Saturday September 21, 2019

Gene Therapy Can Help Correct Heart Rhythm Disorder

However, considerable research is still needed before a treatment can be arrived at that is suitable for human patients

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The study modified the levels of the protein encoded by a single gene known as GPR39.  Pixabay

A novel gene therapy uses an implanted LED device to reset a racing heart immediately and automatically, paving the way for pain-free treatment for patients with heart rhythm disorder.

The therapy detects fast arrhythmias in the atrium of a rat’s heart and sends a signal to a LED device placed near the heart.

“The flash of light from this LED then causes the heart to generate an electric current itself to halt the arrhythmia,” said lead investigator Daniel Pijnappels at Leiden University in the Netherlands.

“This is made possible by using gene therapy to introduce specific light-sensitive proteins into the heart. This restores the heart’s normal rhythm immediately and automatically,” he added.

According to the researchers, this could represent a great improvement on the current way of stopping atrial fibrillation.

The heart attack brings about activation of certain genes which stay as a permanent memory in genes. Pixabay

Atrial fibrillation is the most common heart rhythm disorder in clinical practice. The current treatment, known as cardioversion, is based on administering an electric shock to the heart, which has to be done in the hospital under general anaesthesia because of pain.

For many patients, this is the only treatment to immediately stop atrial fibrillation because drugs or an operation are ineffective.

“The bioelectronic defibrillator can stop atrial fibrillation without an electrical shock. In this way, the heart can be reset in a fully automated manner and at any time,” Pijnappels said, in the paper reported in the journal Science Translational Medicine.

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“We anticipate that this treatment for atrial fibrillation could improve both the patient’s quality of life and their prognosis,” he added.

However, considerable research is still needed before a treatment can be arrived at that is suitable for human patients, the researchers noted. (IANS)

Next Story

Medicare Uses Breakthrough Gene Therapy to Cover Some Blood Cancers

Medicare covers more than 60 million seniors and people with disabilities

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FILE - In this Feb. 14, 2019, file photo, Centers for Medicare & Medicaid Services (CMS) Administrator Seema Verma speaks during a news conference in Washington. VOA

Expanding access to a promising but costly treatment, Medicare said Wednesday that it would cover for some blood cancers a breakthrough gene therapy that revs up a patient’s own immune cells to destroy malignancies.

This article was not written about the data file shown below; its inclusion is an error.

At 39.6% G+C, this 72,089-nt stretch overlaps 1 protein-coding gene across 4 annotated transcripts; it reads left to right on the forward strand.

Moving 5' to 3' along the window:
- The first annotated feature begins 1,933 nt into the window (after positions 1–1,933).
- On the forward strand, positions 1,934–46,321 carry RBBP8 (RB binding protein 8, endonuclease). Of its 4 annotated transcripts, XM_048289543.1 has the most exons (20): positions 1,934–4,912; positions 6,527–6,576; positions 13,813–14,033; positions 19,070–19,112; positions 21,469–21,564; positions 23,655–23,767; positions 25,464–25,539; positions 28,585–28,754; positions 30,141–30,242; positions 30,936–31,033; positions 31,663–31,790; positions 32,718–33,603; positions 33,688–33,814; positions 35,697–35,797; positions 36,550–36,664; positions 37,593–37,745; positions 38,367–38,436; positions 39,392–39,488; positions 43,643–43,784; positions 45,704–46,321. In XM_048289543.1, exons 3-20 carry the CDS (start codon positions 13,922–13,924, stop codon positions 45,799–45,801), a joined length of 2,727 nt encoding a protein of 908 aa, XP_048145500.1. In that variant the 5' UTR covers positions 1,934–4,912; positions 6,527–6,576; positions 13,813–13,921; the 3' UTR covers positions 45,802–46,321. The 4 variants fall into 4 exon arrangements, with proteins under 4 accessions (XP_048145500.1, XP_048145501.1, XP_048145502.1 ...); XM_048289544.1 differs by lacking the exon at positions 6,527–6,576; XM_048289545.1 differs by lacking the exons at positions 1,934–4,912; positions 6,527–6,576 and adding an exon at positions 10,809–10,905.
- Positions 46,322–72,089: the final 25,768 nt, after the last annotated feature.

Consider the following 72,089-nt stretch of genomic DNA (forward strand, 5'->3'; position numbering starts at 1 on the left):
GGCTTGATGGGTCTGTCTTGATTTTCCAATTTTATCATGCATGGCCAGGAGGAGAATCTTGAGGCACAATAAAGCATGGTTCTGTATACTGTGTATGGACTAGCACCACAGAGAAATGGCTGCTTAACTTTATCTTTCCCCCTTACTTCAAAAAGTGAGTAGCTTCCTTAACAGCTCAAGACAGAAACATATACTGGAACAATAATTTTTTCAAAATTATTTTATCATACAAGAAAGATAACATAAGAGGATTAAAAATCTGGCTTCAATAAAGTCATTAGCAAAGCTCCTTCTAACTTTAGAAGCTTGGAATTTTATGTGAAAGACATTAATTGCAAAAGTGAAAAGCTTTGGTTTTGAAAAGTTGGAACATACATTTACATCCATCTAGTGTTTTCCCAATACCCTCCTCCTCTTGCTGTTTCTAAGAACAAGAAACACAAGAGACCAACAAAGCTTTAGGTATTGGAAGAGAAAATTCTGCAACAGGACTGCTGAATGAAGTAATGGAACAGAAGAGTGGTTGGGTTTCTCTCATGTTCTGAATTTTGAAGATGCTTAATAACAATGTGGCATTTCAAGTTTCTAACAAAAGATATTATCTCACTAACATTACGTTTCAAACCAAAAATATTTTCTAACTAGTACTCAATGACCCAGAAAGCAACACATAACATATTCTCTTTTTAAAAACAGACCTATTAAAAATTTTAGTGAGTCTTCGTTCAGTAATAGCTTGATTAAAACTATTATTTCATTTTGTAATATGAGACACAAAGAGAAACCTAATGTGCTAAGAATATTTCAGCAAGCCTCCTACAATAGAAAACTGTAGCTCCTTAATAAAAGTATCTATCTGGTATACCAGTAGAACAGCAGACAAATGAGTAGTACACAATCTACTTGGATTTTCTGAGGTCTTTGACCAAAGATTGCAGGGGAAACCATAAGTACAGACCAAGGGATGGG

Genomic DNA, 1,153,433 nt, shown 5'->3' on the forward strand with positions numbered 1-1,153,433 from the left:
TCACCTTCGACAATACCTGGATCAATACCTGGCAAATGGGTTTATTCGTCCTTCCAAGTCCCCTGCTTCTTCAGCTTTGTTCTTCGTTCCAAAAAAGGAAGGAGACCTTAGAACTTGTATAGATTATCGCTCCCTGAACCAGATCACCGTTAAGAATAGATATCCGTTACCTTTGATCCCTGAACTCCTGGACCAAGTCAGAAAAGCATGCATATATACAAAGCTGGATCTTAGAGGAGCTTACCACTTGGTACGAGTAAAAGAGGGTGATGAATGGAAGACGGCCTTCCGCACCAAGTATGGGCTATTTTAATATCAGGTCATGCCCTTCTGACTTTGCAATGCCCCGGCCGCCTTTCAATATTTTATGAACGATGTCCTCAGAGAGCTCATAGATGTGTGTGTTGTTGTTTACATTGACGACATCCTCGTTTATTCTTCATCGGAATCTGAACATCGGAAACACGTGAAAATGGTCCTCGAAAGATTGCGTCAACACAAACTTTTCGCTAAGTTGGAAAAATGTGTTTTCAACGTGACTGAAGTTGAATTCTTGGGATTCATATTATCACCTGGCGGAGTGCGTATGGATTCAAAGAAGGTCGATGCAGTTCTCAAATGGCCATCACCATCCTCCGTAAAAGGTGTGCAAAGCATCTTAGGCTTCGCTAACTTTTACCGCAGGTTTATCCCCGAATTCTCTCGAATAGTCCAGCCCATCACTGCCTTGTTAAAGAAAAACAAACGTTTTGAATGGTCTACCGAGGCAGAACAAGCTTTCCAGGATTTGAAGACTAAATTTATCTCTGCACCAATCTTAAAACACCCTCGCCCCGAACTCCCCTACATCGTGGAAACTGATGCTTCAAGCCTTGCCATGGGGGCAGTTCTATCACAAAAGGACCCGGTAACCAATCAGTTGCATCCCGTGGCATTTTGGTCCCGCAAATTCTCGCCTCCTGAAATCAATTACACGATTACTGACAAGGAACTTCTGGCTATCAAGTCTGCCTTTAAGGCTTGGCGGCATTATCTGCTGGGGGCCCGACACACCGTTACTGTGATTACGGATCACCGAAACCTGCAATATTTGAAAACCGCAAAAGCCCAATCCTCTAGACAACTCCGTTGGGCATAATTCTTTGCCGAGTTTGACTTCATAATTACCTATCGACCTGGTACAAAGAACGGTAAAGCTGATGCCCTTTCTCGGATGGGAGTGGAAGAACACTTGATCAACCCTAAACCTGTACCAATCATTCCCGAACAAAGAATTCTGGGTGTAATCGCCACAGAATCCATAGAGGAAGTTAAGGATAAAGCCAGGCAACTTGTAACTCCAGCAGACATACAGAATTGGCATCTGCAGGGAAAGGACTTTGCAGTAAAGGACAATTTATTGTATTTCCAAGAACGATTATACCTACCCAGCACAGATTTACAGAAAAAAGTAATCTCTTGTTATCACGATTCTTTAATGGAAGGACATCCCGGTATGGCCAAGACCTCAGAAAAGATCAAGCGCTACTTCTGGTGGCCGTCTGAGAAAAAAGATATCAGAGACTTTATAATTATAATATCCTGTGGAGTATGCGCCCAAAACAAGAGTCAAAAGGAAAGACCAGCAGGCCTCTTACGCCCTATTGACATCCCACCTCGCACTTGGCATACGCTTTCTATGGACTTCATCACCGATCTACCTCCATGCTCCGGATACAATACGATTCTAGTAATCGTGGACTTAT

Officials said Medicare would cover CAR-T cell therapies for certain types of lymphoma and leukemia, uses that are approved by the Food and Drug Administration. The cost can run to hundreds of thousands of dollars per patient, not counting hospitalization and other expenses. Medicare Administrator Seema Verma said the decision would provide consistent and predictable access nationwide, opening up treatment options for some patients “who had nowhere else to turn.”

Turbocharge, reprogram cells 

CAR-T uses gene therapy techniques to turbocharge the patient’s own immune system cells, reprogramming them to harbor a “receptor” that zeroes in on cancer, and then to grow hundreds of millions of copies. The revved-up immune cells are returned to the patient’s bloodstream and can continue to fight cancer for months or years.

blood cancers
Medicare covers more than 60 million seniors and people with disabilities. Pixabay

Although side effects can be severe, studies have shown the treatment to be highly effective against certain types of cancers. Researchers are working to add more types to that list. Medicare has been weighing the decision for months. The program often sets the tone for private insurance as well.

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Special program

In its announcement, Medicare said it would cover CAR-T when the treatment is provided in institutions that are enrolled with the FDA in a special program to promote safety. It will also cover the treatment for other uses, if they are recommended by agency-approved medical research literature.

CAR-T uses a different strategy than other gene-therapy techniques. Instead of trying to fix disease-causing genes, it focuses on the patient’s immune system, specifically the T cells that battle foreign substances in the body. The problem with cancer is that malignant cells can often evade detection by the patient’s T cells. CAR-T helps the body’s own T cells do a better job of spotting tumors. Medicare covers more than 60 million seniors and people with disabilities. (VOA)